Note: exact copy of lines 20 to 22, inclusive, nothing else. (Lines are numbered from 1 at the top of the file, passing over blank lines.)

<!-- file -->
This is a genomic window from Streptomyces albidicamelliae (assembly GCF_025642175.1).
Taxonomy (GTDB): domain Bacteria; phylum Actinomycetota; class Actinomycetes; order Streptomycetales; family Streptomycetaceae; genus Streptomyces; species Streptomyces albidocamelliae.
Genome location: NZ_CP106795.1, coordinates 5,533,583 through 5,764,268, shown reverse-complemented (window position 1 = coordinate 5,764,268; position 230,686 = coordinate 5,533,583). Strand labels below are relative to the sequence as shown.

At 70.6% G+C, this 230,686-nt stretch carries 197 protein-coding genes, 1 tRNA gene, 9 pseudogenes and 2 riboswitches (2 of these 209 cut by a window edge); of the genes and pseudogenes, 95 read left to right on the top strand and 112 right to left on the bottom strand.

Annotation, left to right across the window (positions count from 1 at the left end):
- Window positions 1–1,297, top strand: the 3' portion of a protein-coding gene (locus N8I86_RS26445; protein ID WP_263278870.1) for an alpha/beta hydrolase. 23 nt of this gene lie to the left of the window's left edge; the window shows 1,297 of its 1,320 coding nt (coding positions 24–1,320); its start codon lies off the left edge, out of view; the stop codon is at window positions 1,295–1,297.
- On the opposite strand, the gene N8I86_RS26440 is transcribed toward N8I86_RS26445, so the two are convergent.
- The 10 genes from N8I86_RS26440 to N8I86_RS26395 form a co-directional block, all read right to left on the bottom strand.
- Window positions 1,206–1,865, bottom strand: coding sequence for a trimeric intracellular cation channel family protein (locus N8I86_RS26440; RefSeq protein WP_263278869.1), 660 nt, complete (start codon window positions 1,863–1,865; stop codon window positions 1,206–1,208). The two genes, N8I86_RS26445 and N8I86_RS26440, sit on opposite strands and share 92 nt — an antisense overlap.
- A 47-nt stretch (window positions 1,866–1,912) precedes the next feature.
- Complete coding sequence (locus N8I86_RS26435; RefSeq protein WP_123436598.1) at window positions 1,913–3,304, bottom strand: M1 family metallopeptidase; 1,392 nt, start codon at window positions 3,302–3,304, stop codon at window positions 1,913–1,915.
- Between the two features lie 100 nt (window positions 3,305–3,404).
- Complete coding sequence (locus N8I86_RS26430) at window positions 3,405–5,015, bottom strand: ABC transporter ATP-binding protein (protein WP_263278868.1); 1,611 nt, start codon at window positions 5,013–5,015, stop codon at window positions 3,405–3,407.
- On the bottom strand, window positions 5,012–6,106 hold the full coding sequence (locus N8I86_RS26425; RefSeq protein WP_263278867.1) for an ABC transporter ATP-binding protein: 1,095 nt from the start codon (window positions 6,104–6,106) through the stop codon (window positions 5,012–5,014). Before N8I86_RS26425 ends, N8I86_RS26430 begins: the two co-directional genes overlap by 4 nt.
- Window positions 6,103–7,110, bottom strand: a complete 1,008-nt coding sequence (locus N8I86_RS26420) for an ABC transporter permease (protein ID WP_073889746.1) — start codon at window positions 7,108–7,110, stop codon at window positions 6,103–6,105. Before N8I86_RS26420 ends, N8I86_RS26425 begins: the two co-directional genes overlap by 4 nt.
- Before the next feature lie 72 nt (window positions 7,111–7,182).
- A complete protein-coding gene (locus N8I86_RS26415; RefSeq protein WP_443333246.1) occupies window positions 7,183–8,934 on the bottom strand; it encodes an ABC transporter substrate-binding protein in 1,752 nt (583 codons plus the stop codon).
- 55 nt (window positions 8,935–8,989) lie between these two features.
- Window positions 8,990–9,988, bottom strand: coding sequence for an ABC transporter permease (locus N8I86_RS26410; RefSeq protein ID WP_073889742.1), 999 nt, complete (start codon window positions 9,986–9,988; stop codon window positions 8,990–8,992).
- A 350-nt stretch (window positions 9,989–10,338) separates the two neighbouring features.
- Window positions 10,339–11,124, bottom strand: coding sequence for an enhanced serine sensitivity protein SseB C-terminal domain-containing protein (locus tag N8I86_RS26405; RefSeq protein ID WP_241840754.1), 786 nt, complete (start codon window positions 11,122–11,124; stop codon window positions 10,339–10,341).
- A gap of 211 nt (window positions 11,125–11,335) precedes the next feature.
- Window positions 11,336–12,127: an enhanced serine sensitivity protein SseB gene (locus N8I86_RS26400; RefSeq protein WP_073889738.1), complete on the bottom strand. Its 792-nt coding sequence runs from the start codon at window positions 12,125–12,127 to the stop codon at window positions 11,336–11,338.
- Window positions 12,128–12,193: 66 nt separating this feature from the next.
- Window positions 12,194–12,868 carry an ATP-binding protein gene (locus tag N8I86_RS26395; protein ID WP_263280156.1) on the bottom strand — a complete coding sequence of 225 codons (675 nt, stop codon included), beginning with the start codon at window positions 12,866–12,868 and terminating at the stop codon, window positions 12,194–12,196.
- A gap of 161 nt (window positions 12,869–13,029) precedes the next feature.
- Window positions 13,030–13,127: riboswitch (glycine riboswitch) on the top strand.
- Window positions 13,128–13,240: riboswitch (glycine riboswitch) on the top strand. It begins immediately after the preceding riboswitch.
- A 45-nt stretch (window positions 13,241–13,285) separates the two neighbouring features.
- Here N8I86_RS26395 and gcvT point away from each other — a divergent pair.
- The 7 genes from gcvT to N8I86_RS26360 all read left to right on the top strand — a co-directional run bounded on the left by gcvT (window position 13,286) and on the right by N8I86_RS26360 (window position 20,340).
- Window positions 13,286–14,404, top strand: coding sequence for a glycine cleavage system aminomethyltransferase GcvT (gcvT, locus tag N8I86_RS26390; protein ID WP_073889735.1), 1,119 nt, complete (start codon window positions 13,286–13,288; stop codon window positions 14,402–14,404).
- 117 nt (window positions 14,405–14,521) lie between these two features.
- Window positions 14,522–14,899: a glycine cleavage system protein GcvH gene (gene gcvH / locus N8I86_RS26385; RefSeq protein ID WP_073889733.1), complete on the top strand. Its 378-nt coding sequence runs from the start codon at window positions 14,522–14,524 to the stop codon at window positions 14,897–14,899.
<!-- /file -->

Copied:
- A 350-nt stretch (window positions 9,989–10,338) separates the two neighbouring features.
- Window positions 10,339–11,124, bottom strand: coding sequence for an enhanced serine sensitivity protein SseB C-terminal domain-containing protein (locus tag N8I86_RS26405; RefSeq protein ID WP_241840754.1), 786 nt, complete (start codon window positions 11,122–11,124; stop codon window positions 10,339–10,341).
- A gap of 211 nt (window positions 11,125–11,335) precedes the next feature.